Review Summary: There are flames, and then there are flame retardants, and the two reactions cancel one another out on this effort. Regardless, this is an interesting record.
With all his recent commercial success (Tha Carter II
, Tha Carter III
, an assortment of hit singles,) legal troubles (he’s currently serving a twelve month jail sentence stemming from a gun charge and is facing various other charges) and consensus musical failure (Rebirth
) it’s easy enough to forget – or even disregard – Lil Wayne’s storied past. A teenage sensation with the Hot Boyz who went from having baby-dreads, undeniable hype, and a Lexus to having a flowing mane, a musical empire, and a Maybach in a decade. When he released his double-platinum record Tha Block Is Hot
in 1999, he was only 17, and although the motives for the hype were justified, the seven-digit sale figures were not.
In a word, this record can be described as “raw.” Even though (future) superproducer Mannie Fresh was not yet equipped with top-tier equipment, and hadn’t yet completely figured out the art of record producing, he still produces some top-notch tracks. Aside from a few misfires like “High Beamin.” “Young Playa,” “Drop It Like Is Hot” and “Remember Me,” Mannie Fresh’s production is the main force that ties this record together. The salsa-like composition of “Respect Us,” high, bursting horns and resounding percussion of “Loud Pipes” and the funk bass guitar echos and sorrowful piano sample of “F@ck Tha World” are just examples of highlight tracks that carry the weight of the shallow, inexperienced lyricism and unrefined delivery of Lil Wayne.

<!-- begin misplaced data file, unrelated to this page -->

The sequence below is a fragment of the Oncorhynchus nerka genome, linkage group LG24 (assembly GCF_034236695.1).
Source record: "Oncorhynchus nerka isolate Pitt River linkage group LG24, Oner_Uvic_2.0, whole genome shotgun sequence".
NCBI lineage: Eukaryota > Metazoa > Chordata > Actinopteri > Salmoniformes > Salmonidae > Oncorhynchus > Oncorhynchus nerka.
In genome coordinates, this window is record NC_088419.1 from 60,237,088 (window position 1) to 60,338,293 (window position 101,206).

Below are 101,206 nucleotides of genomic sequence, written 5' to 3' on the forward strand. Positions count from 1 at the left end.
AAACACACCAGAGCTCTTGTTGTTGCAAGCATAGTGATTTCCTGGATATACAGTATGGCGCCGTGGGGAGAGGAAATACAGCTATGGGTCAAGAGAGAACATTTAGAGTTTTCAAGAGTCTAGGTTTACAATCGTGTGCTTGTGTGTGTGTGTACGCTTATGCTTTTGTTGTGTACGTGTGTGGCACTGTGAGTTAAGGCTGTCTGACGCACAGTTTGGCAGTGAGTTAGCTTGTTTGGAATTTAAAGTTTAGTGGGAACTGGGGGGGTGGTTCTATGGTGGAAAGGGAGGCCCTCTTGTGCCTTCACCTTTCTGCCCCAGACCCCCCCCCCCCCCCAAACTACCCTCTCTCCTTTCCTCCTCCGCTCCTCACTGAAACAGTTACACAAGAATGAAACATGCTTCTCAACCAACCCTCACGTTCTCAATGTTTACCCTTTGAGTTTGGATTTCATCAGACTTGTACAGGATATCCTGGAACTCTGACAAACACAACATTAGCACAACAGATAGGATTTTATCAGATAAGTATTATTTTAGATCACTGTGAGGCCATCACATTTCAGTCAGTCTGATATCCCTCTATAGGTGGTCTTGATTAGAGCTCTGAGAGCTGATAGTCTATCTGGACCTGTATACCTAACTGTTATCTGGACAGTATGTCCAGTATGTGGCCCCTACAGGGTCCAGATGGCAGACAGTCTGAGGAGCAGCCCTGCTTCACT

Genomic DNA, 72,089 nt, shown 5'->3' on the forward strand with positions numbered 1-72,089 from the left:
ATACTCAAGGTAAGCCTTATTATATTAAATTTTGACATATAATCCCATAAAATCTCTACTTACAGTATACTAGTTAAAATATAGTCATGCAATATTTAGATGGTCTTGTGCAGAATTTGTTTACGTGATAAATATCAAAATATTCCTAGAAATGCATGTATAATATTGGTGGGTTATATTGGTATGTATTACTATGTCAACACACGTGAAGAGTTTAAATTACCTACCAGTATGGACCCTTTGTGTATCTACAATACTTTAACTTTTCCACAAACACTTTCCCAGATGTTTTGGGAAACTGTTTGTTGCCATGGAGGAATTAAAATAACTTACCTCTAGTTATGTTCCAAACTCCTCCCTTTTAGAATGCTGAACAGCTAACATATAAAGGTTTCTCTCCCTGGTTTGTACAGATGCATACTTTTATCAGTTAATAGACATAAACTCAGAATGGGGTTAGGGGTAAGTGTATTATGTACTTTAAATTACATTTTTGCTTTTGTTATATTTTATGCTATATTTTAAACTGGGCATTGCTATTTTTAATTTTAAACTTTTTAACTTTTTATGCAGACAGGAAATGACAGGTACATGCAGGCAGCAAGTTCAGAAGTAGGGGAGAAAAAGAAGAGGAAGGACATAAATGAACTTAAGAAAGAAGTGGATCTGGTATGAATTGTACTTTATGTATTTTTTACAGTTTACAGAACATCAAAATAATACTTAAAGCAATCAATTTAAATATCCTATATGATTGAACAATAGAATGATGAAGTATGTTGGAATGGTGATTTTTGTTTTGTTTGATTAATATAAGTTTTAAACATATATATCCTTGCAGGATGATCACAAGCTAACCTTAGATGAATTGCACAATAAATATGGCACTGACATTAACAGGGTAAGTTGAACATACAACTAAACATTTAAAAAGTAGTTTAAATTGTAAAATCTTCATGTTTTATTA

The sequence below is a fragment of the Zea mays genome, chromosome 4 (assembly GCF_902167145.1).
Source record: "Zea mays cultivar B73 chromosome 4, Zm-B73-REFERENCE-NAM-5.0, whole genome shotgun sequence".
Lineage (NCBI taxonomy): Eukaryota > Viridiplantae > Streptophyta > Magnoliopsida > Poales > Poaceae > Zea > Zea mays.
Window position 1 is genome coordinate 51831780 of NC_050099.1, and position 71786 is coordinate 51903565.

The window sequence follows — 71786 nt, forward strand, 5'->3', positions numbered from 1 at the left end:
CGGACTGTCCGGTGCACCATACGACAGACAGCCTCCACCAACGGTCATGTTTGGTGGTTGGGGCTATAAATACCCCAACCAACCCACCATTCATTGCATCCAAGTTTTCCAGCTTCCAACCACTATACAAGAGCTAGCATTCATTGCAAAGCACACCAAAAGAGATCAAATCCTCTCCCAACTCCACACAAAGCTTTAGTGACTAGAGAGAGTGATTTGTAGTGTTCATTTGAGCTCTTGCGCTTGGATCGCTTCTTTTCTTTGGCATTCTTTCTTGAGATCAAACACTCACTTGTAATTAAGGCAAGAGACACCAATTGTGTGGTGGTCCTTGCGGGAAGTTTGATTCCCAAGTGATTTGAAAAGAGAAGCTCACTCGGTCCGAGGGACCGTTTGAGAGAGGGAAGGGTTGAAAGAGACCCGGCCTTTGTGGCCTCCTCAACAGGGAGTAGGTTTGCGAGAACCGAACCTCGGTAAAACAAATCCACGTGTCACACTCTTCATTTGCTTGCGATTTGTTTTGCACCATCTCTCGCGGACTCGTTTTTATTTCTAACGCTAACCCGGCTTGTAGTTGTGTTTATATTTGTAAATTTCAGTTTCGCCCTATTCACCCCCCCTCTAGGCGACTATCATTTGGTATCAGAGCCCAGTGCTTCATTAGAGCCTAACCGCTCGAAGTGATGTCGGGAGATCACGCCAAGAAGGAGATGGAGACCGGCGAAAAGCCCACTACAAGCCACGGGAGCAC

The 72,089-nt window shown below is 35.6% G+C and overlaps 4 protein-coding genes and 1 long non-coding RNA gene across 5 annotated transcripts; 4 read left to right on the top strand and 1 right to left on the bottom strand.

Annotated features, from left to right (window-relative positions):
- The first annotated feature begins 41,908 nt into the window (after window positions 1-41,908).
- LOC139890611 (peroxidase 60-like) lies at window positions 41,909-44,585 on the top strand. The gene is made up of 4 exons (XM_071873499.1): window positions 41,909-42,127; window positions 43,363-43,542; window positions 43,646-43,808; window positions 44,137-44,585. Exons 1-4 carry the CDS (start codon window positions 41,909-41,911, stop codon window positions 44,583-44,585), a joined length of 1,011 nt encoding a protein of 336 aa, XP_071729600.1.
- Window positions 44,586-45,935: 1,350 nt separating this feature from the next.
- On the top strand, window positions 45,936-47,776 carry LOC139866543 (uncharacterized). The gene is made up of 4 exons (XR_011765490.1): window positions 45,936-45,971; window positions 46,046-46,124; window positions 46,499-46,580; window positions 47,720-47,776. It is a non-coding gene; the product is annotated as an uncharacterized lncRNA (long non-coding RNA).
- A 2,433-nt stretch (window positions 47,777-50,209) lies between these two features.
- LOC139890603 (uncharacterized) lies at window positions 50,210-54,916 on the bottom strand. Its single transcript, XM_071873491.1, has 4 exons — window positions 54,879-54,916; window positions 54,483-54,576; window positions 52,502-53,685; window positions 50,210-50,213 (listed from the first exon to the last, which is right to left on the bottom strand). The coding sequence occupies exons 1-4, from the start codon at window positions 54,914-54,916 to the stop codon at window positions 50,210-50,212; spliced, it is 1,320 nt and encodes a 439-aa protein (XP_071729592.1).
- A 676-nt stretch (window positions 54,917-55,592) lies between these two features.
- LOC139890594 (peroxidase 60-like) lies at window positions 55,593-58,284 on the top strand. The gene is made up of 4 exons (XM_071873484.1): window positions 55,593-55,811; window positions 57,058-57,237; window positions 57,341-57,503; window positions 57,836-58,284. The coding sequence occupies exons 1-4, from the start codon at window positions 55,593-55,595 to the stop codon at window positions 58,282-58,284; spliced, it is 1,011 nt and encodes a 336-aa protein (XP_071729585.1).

There’s a weason Wayne received his nickname later on in his career. The moniker of “Weezy” stemmed from his syrupy wheeze, which replaced his youthful nasal that he demonstrated on this album. And although that’s not a bad thing, combine it with his plain, generic flow and you have an utterly average MC. Moreover, his self-focused, materialistic musings and occasional nihilistic angst aren’t decorated with anything optimal, rendering his lyricism bland, but not to the extent that it’s noticeably bad.
Despite there being some minor filler (roughly half the album) that spans over the 70 minutes and 17 tracks, Lil Wayne certainly creates some blazing-hot tracks. The title track sold over 2 million units as a single – which is impressive, considering the radio standards of the 90’s are easily better than today’s – and not deservedly so. “Come On” has Lil Wayne pulling his best flow on the album off. And “Loud Pipes” showcases both a catchy beat and an infectious hook courtesy of Juvenile.
An open/shut case of hit-and-miss throughout its entirety, Tha Block Is Hot
not only demonstrated the talent and upside Lil Wayne possessed, but also the artistic mistakes he made. (Both the former and the latter were amplified later on in his career.) When you combine the two aforementioned elements together on one effort, you get a thoroughly average record. But, this album is interesting enough, if not for its hit singles, then for throwback experience and historic (if you could call it that) observation.